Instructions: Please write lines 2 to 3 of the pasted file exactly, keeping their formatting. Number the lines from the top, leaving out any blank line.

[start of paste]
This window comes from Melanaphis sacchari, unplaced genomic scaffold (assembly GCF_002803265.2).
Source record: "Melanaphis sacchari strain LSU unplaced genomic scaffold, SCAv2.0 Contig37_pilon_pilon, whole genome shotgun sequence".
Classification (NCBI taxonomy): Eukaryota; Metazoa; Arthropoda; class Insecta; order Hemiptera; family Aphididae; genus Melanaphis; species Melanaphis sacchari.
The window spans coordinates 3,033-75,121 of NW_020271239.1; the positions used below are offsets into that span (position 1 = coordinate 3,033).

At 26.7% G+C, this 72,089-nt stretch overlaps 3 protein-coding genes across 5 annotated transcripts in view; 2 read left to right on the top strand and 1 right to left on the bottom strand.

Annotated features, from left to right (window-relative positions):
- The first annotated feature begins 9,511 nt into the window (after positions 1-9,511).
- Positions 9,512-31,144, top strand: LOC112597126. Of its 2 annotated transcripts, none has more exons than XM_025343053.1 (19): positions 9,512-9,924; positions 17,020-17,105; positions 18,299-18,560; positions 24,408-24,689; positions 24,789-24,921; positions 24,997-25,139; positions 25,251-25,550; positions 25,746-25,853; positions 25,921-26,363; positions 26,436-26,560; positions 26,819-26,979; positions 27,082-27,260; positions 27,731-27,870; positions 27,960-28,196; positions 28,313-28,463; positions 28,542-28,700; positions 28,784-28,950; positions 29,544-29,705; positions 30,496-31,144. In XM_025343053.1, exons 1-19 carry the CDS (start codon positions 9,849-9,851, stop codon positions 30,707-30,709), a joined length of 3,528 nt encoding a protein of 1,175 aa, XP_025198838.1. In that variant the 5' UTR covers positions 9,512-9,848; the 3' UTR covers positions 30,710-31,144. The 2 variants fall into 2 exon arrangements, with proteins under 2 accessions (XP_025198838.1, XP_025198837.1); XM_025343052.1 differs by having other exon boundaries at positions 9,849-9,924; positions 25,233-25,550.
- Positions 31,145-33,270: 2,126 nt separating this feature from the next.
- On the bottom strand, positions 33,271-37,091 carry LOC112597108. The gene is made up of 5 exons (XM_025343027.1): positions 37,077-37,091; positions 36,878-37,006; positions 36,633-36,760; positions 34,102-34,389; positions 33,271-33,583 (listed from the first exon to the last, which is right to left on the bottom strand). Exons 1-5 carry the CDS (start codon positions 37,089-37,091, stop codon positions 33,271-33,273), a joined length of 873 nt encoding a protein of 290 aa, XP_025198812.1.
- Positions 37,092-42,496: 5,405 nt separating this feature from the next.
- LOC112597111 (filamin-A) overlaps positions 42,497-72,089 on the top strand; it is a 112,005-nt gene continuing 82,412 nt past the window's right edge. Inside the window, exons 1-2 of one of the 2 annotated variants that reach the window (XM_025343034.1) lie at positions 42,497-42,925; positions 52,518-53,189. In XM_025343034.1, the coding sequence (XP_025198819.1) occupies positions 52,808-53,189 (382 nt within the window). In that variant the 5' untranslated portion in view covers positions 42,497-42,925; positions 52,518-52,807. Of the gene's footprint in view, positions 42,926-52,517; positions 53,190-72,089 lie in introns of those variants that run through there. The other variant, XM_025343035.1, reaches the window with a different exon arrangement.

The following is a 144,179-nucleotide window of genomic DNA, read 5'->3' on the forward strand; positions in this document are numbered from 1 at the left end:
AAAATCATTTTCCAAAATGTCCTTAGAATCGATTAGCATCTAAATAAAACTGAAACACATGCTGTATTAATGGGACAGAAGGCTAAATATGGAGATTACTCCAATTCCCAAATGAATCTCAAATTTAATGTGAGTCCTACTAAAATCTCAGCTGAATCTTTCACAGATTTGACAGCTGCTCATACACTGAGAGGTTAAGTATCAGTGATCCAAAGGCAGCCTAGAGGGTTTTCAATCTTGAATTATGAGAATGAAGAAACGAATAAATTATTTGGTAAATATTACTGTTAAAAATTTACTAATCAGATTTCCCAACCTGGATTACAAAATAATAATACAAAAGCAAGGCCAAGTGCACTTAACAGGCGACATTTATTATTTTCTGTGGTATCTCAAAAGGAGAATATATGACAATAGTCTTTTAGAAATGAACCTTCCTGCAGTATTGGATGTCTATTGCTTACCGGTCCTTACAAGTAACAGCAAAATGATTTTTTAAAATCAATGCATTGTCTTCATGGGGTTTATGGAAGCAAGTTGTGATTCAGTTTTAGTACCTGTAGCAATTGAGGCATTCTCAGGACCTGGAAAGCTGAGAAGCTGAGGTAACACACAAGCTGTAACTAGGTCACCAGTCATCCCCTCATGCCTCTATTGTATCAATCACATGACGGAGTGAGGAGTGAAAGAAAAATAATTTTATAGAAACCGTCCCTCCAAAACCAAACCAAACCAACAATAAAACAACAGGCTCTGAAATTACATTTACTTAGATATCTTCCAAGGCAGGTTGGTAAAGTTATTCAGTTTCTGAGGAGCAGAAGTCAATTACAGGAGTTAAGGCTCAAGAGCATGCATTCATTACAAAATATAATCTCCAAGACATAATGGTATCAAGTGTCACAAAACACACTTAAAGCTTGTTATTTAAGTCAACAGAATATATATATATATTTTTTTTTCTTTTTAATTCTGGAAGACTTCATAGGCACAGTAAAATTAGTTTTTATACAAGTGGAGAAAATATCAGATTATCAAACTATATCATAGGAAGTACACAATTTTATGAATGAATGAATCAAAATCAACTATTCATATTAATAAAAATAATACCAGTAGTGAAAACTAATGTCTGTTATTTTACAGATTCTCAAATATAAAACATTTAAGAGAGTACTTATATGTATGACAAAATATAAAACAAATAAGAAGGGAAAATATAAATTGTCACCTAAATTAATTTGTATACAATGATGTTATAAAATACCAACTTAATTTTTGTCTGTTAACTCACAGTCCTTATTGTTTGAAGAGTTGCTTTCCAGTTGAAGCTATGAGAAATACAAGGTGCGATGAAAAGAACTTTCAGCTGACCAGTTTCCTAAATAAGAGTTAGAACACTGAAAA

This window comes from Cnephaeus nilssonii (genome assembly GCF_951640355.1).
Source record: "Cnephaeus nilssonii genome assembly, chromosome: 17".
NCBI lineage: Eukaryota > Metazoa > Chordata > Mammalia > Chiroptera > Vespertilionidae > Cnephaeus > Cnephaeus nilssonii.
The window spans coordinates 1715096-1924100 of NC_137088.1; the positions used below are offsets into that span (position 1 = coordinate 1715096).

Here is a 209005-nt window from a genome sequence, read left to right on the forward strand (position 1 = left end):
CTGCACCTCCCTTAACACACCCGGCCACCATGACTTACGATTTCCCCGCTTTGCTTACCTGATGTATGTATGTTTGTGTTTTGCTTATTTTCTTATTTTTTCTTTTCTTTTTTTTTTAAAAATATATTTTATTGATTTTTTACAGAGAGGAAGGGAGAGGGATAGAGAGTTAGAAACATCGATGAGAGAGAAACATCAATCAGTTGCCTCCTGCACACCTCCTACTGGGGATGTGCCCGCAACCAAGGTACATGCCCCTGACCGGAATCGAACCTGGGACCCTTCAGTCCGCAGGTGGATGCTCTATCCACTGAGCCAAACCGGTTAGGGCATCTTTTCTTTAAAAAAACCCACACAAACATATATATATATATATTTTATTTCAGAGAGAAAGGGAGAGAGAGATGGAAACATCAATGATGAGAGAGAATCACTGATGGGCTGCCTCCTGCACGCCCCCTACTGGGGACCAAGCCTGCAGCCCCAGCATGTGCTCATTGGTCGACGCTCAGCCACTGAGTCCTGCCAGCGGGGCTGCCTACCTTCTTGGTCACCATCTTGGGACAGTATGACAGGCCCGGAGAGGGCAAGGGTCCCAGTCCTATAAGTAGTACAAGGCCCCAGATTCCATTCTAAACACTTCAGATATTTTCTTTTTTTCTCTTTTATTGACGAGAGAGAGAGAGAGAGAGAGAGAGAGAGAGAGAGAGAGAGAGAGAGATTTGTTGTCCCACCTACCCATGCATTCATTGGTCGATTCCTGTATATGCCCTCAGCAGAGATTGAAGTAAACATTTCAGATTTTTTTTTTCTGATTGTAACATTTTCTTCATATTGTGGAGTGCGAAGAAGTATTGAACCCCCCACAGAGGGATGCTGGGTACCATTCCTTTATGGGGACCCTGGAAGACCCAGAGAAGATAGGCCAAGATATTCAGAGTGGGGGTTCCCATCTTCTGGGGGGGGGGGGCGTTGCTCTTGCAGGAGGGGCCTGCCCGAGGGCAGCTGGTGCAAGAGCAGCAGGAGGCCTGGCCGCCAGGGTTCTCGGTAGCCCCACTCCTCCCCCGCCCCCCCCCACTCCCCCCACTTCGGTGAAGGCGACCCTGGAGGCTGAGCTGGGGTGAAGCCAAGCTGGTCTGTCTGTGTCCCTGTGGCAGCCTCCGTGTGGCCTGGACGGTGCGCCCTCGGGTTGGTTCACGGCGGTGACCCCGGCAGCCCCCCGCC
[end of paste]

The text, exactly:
Source record: "Melanaphis sacchari strain LSU unplaced genomic scaffold, SCAv2.0 Contig37_pilon_pilon, whole genome shotgun sequence".
Classification (NCBI taxonomy): Eukaryota; Metazoa; Arthropoda; class Insecta; order Hemiptera; family Aphididae; genus Melanaphis; species Melanaphis sacchari.